Another Hobby Blog

Wednesday, February 08, 2006

The Martian Lake Cow,

unlike its nomadic distant cousin the Martian Mountain Cow, is a stubborn, territorial creature resistant to change.

A Martian Lake Cow leaves its home precisely once. When a young calf reaches maturity it is chased from its natal home by its irate mother (who no doubt wants her space back for yarn storage). Bellowing horrifically, the calf races blindly across the terrain until it collapses in exhaustion. When it recovers, it heads for the nearest source of water and never again leaves it.

Martian Lake Cows living at the water source adopt the young arrivals into their own herds where the young calves take mates, raise new calves, and continue the cycle. On the whole, these herd-affiliated Martian Lake Cows lead rather contented lives.

One would suppose, from the name "Martian Lake Cow" that one should look for the species in the canals and waterways of Mars. This is not the case. It is far more common to find a solitary old grumpy Martian Lake Cow standing on a patch of dry ground bellowing insults at another Martian Lake Cow standing on another patch of dry ground not more than a few feet away.

The reason for this is quite simple: most young calves are not lucky. Instead of a populated lake, the very first water a wandering calf finds is more likely to be a puddle created by the recent rainy season in the footstep of one of the blindly stampeding calves. And even if that puddle dries up, the territorial Martian Lake Cow will spend the rest of its unhappy life guarding that patch of dry ground rather than admit, even to itself, that it couldn't identify a lake.

When enough Martian Lake Cows have congregated in a particular marshy area, one might suppose that the combined weight and footsteps, during the rainy season, might create a new lake, but this has yet to be documented by reputable scientists.

Since the habitat of the grown Martian Lake Cow is so unpredictable, the Martian Lake Cow produces an equally unpredictable coat. It has guard-hairs of up to seven inches in length, and downy neps as short as a quarter inch. It has hair that is smooth, coarse, crimpy, and slick. Spinning the coat of a Martian Lake Cow is truly an unrivaled experience.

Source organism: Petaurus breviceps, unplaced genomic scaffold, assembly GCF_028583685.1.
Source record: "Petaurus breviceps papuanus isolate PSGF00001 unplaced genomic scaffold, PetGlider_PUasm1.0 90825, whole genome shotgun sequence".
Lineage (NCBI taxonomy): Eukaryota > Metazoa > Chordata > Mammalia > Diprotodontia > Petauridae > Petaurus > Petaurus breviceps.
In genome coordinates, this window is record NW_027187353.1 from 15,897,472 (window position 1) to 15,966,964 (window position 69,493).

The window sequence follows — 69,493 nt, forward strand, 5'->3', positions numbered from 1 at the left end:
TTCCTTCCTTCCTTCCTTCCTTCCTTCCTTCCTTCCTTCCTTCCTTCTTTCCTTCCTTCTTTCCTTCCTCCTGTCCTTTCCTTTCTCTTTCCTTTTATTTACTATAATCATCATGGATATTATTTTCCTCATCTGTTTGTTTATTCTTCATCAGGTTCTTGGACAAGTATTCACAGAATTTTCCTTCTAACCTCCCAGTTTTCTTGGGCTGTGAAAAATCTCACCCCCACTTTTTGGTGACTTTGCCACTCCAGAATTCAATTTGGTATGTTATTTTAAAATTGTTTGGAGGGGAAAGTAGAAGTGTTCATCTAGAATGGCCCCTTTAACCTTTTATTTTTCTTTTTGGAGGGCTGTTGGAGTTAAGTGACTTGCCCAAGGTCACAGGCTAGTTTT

Not only that, but, very much like its distant cousin the Martian Mountain Cow, the Martian Lake Cow passes its temperment into its coat. Where the Martian Mountain Cow's fleece takes on the nomadic spirit of the breed, the Martian Lake Cow's fleece simply refuses to move or change.

Case in point: the 8oz batt of Martian Lake Cow fleece I have in my custody for the NWRSA fiber exchange has been sitting quite solidly and stubbornly in my living room next to the dog's water bowl for the past eight full months. It has steadfastly refused all encouragements to change. It refused the glimmering beads I offered it. It refused the opportunity to be plied with varigated silk thread. It simply would not hear of being decorated, enhanced, or toyed with in any manner.

At length I caved in and adapted myself to the Martian Lake Cow Fleece's own simplistic nature. For starters, I brought the spinning wheeel into my living room and set it up next to the dog's water bowl. From there, I was able to coax the fiber into something resembling yarn.

Tonight I finished the fourth bobbin of Martian Lake Cow singles. Tomorrow I ply. I should get a finished laceweight yarn in time to cast on for the Olympics.

The next decision will be the pattern. I've been dreaming about something fancy with several integrated lace patterns and maybe some beads... but this is Martian Lake Cow fiber, and I've realized that it refuses to stray far from tradition. I wonder if I'll be able to coax it into a modified Feather and Fan....


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